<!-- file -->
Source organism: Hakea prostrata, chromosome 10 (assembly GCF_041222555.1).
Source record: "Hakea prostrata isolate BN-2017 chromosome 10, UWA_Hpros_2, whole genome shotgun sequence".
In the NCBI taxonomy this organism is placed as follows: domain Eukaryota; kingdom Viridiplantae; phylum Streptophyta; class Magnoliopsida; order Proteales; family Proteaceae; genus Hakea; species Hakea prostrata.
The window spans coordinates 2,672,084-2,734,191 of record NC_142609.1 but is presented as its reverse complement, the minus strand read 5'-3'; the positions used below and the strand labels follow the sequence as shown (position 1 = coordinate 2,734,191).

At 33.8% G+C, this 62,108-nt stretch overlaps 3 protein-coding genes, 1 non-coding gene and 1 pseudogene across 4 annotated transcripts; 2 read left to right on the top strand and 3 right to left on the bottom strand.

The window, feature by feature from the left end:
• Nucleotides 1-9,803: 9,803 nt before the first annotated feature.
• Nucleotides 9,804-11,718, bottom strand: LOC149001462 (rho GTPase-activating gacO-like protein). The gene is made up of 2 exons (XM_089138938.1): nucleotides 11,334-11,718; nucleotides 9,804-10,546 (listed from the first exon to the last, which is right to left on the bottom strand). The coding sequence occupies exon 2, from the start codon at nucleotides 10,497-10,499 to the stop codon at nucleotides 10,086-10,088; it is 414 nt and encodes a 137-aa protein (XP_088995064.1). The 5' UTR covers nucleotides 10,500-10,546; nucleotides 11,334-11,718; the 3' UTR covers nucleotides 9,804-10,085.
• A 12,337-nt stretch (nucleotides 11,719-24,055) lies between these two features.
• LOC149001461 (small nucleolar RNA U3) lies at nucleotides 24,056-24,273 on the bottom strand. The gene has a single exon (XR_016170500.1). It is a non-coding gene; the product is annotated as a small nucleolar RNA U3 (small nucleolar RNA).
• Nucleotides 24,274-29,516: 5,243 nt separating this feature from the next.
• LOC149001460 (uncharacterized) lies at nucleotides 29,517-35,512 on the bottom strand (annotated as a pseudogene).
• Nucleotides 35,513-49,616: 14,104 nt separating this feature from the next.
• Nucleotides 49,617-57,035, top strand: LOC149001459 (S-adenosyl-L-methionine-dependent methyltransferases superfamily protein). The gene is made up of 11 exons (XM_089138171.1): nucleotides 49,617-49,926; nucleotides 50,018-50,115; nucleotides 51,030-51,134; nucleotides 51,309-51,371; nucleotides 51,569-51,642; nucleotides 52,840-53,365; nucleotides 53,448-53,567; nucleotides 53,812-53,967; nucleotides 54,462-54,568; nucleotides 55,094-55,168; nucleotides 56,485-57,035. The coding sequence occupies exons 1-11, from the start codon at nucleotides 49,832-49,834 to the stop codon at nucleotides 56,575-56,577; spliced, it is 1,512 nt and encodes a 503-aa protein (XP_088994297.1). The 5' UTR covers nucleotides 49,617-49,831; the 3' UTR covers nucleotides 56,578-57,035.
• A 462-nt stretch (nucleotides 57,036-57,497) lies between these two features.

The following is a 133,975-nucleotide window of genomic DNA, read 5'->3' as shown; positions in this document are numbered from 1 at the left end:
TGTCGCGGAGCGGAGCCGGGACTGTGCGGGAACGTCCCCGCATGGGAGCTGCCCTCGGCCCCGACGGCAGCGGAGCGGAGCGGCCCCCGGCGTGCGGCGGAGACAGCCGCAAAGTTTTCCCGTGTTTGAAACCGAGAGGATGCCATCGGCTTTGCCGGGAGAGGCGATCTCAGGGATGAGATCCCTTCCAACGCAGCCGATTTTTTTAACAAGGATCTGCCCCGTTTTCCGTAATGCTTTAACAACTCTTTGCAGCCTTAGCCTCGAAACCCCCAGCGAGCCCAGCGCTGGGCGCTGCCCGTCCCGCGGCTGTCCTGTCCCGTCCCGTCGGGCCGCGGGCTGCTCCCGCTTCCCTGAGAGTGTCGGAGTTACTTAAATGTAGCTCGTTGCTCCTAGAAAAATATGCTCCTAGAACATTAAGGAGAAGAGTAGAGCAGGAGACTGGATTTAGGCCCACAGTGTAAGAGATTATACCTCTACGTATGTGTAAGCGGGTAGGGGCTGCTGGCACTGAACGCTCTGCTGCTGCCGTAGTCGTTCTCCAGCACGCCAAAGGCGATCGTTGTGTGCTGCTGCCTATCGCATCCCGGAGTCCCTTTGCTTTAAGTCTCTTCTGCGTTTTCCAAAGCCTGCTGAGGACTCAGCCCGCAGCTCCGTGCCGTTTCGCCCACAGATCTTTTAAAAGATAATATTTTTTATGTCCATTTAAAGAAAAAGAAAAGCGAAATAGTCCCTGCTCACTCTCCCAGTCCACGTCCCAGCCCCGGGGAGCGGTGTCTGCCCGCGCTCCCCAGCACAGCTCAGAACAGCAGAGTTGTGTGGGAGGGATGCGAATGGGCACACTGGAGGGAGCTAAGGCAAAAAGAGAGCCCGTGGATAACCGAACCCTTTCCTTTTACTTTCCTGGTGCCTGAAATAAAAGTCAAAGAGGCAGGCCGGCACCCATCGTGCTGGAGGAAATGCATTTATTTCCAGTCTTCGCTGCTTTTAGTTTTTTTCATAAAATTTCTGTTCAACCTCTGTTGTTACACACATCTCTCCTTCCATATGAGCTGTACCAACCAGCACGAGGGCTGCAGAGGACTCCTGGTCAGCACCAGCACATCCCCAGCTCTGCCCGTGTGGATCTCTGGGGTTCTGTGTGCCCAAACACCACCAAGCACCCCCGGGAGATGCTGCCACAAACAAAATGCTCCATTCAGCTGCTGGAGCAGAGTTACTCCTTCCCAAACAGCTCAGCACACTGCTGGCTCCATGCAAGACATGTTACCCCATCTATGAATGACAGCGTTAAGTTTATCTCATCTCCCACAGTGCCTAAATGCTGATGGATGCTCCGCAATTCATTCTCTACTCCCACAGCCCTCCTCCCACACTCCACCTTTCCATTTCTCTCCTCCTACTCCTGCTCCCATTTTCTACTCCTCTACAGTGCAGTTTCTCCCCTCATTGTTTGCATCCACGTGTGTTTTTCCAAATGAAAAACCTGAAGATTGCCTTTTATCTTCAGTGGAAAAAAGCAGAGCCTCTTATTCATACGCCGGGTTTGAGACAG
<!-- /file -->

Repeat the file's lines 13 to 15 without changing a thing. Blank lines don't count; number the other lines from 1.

• Nucleotides 35,513-49,616: 14,104 nt separating this feature from the next.
• Nucleotides 49,617-57,035, top strand: LOC149001459 (S-adenosyl-L-methionine-dependent methyltransferases superfamily protein). The gene is made up of 11 exons (XM_089138171.1): nucleotides 49,617-49,926; nucleotides 50,018-50,115; nucleotides 51,030-51,134; nucleotides 51,309-51,371; nucleotides 51,569-51,642; nucleotides 52,840-53,365; nucleotides 53,448-53,567; nucleotides 53,812-53,967; nucleotides 54,462-54,568; nucleotides 55,094-55,168; nucleotides 56,485-57,035. The coding sequence occupies exons 1-11, from the start codon at nucleotides 49,832-49,834 to the stop codon at nucleotides 56,575-56,577; spliced, it is 1,512 nt and encodes a 503-aa protein (XP_088994297.1). The 5' UTR covers nucleotides 49,617-49,831; the 3' UTR covers nucleotides 56,578-57,035.
• A 462-nt stretch (nucleotides 57,036-57,497) lies between these two features.